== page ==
Really Right on August 17, 2011 at 1:45 PM

Bachmann polls the same against Obama as Perry.

Jon0815 on August 17, 2011 at 1:56 PM

These people now eligible for in-state tutition are now also eligible for state tutition assistance. Plus, not only are these “students” illegal, their parents are as well.
If this had been any other candidate people would be screaming at the top of their lungs.
darwin on August 17, 2011 at 1:54 PM

The mind boggles. They are explicitly giving money to people they should be arresting and turning over to immigration.

Count to 10 on August 17, 2011 at 1:57 PM

Bachmann polls the same against Obama as Perry.

Jon0815 on August 17, 2011 at 1:56 PM

As of when? Perry’s only been in the race a couple of days.

Missy on August 17, 2011 at 1:58 PM

Now, people are rationalizing explaining why it’s ok politically advantageous.

darwin on August 17, 2011 at 1:45 PM

John the Libertarian on August 17, 2011 at 1:55 PM

I understand that. But I want principles, not pandering. Plus all it does is encourage more illegals. The “student” doesn’t have to have parents … they can have guardians. That means anyone can come across the border, have a guardian, get a cheap education and become an American citizen … bypassing everyone else.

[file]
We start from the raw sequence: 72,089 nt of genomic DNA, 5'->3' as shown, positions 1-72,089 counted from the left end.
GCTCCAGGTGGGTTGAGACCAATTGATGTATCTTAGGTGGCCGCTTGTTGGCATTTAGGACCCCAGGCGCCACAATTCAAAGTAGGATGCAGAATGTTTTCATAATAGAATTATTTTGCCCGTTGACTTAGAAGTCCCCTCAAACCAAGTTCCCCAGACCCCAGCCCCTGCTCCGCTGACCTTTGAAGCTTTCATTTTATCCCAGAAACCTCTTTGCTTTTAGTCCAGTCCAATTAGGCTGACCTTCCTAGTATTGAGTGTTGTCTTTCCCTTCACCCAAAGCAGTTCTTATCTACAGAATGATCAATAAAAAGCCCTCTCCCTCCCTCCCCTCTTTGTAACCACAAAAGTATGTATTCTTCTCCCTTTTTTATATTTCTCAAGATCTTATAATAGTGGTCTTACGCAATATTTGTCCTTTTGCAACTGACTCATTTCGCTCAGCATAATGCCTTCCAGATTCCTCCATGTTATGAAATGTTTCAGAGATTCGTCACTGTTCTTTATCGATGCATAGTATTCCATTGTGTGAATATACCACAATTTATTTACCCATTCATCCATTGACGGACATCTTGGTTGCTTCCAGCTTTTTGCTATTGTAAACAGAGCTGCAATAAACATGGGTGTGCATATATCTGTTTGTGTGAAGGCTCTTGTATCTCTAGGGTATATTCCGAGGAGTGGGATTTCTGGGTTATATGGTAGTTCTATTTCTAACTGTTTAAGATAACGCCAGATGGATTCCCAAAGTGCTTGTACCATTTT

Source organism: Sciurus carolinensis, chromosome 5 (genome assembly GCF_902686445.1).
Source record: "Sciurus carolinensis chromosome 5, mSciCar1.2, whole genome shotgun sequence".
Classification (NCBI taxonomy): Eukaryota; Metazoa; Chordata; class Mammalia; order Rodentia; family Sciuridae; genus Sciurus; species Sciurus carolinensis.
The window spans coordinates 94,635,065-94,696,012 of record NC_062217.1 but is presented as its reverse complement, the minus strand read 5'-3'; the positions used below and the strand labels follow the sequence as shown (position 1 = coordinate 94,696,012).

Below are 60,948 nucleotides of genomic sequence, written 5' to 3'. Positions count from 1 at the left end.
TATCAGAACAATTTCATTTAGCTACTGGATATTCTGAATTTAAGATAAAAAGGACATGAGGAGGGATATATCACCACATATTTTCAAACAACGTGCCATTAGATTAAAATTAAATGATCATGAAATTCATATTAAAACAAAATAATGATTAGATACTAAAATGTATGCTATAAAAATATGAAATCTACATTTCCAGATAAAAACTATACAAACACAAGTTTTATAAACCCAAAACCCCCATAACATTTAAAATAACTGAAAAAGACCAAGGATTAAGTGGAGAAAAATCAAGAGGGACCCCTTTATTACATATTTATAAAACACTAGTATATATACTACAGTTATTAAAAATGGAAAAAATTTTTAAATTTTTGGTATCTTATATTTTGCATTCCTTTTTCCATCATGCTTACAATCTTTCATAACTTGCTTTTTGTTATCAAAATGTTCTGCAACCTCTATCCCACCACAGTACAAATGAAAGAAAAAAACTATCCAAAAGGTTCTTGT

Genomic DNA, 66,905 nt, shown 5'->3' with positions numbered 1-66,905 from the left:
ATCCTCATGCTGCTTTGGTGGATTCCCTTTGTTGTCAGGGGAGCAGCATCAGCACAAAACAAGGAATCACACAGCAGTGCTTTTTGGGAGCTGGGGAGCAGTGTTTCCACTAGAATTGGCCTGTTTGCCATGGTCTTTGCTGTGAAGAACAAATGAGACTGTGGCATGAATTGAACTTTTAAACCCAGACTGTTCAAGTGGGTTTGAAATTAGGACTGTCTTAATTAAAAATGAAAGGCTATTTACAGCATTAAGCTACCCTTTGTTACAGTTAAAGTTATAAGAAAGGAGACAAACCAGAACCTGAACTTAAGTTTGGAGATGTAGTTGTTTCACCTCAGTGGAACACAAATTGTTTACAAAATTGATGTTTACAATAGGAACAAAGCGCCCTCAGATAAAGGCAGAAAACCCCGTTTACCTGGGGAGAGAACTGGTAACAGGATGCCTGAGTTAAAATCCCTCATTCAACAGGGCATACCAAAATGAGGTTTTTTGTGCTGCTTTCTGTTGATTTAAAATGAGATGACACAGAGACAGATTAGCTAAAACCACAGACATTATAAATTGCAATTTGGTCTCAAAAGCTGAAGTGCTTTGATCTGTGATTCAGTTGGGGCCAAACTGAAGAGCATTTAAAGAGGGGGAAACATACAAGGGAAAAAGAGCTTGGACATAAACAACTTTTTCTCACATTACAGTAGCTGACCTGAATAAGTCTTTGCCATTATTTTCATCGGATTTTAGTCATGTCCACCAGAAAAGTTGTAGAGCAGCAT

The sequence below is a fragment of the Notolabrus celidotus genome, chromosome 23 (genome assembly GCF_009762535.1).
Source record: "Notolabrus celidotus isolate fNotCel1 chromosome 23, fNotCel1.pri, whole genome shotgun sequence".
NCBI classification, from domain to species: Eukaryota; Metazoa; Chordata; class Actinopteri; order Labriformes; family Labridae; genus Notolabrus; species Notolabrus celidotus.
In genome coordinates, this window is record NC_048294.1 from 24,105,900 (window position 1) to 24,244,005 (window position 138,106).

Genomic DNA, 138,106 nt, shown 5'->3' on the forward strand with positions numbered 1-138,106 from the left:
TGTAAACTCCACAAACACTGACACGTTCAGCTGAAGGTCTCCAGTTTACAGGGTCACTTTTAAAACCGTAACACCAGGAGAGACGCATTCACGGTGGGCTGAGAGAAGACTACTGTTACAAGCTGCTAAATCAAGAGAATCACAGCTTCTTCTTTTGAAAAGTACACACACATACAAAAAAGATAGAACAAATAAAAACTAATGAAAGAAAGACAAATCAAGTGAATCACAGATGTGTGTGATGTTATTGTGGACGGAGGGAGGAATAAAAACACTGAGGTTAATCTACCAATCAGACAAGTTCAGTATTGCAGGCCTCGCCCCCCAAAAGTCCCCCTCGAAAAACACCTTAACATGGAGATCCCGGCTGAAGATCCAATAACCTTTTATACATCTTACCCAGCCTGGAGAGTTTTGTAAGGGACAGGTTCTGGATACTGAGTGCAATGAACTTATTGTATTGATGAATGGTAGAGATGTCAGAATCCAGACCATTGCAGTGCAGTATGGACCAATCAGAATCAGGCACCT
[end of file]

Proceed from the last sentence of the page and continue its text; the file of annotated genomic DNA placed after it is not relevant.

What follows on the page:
No penalties, no consequences … just rewards for breaking our laws.

darwin on August 17, 2011 at 1:59 PM

Even though I completely agree that AGW is a bogus theory, one area where I do not consider Perry to be any kind of authority is in the field of science. His creationist support in TX is a genuine concern of mine. I hope that he can demonstrate that he is capable of making other good decisions related to science (by selecting and heeding good advisers) and doesn’t allow his creationist side to win the day.
MJBrutus on August 17, 2011 at 1:54 PM

On that general topic, did you notice that he used the word “formed” instead of “created” with respect to the origin of Earth?

Count to 10 on August 17, 2011 at 2:00 PM

Ok, lets take it all at face value. Who, Michelle, passes muster?

Limerick on August 17, 2011 at 12:52 PM

I’m not ready to settle for the best of the two evils yet. there is still plenty of time to get a better candidate.

unseen on August 17, 2011 at 2:03 PM

Bachmann polls the same against Obama as Perry.

Jon0815 on August 17, 2011 at 1:56 PM

I like her a lot. But her husband was trying to get gays to change sides? And he is not the most masculine sounding guy out there. MB and hubby will be savaged for this.